The U.S. intercepted transmissions that appear to be between militia groups in Syria and Lebanon. The communications show that Iran’s Quds Force, a branch of the Islamic Revolutionary Guard Corps that works with militia groups across the Middle East, led research and testing on a weapon capable of breaching heavy armor, such as that on Humvees and tanks, according to documents reviewed by The Washington Post.
Middle East militia groups have used similar weapons before. Explosively formed penetrator, or EFP, weapons are similar to roadside bombs commonly used by terror groups and were used against U.S. forces during the invasion of Iraq. The weapon tested by the Quds Force in conjunction with Lebanon’s Hezbollah is capable of piercing nearly three-inch thick armor plating at a range of 75 feet.
The weapon testing marks an escalation in Iran’s use of force against the U.S. According to the documents, at least one attempt to use the weapon against Americans was seemingly thwarted in February by the United States’ Kurdish allies in Syria. Kurdish fighters confiscated three EFPs.
Other documents suggest Iran is working with Russia to push the U.S. out of the Middle East. Iran is backing Moscow in its war in Ukraine and supplying the Russian military with drones, as well as other armaments. Russia recently made use of dozens of drones in a series of attacks against Ukraine, focused particularly on Kyiv.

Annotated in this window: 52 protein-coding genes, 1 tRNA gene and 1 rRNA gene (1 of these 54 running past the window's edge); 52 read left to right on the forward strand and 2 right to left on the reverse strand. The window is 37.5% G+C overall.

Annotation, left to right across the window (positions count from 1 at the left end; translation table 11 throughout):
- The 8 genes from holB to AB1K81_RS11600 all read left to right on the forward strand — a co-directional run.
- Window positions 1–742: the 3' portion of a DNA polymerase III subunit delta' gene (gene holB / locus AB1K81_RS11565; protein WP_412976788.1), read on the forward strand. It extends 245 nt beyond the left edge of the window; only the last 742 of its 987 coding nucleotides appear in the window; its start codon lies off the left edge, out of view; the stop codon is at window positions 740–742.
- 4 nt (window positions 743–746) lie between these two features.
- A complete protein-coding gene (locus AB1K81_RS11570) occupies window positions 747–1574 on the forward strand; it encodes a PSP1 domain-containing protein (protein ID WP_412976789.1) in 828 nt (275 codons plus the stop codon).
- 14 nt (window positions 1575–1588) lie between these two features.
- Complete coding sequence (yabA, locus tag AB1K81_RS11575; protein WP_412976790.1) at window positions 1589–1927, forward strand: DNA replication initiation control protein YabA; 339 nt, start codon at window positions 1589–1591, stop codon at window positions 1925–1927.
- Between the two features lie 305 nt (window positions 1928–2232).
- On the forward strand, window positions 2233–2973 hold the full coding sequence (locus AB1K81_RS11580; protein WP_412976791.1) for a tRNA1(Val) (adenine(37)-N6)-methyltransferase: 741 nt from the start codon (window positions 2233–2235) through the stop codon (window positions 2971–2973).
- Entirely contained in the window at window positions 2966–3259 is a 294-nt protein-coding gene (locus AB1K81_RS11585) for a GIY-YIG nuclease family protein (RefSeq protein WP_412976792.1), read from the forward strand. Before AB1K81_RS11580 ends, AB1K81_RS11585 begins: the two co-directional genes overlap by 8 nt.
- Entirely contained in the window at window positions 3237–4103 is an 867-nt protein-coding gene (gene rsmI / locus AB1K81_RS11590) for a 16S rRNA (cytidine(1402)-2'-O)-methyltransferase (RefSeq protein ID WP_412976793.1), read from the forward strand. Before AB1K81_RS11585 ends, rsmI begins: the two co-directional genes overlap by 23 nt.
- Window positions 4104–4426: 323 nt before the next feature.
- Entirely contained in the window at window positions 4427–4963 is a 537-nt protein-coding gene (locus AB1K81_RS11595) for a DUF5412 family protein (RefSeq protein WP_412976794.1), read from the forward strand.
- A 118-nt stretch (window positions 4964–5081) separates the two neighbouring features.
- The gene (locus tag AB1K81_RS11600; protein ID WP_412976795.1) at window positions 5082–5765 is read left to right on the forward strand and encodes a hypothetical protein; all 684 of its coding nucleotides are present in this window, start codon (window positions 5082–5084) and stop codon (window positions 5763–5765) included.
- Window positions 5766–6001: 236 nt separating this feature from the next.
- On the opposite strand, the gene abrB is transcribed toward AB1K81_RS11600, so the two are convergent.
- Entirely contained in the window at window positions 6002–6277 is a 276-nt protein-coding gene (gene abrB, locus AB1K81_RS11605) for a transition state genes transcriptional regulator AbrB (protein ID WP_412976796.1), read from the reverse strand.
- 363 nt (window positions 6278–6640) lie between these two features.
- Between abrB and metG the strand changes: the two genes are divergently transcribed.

Over the weekend, Ukraine’s air defense downed 52 of 54 drones that dropped across the country, the Ukrainian military said. Forty of those drones targeted Kyiv, and the downed devices caused light damage and set fires across the city. One person reportedly died from falling debris.
Russia is working with Iran on a more aggressive approach to U.S. forces in the Middle East. In November, high-ranking military officials with Russia, Iran, and Syria met and agreed to establish a “coordination center” to work on building grassroots opposition to U.S. forces stationed in Syria, according to the Post.
U.S. President Joe Biden early in his term attempted to renegotiate the Iran deal put in place under former President Barack Obama. Former President Donald Trump severed the agreement after it was criticized as unenforceable and unable to complete its designed goal: to keep Iran from obtaining a nuclear weapon.
Talks to revive the scuttled deal froze last year. Biden, on the sidelines of an election rally in November, said the agreement was “dead,” but added that the United States would not make an official announcement calling it such.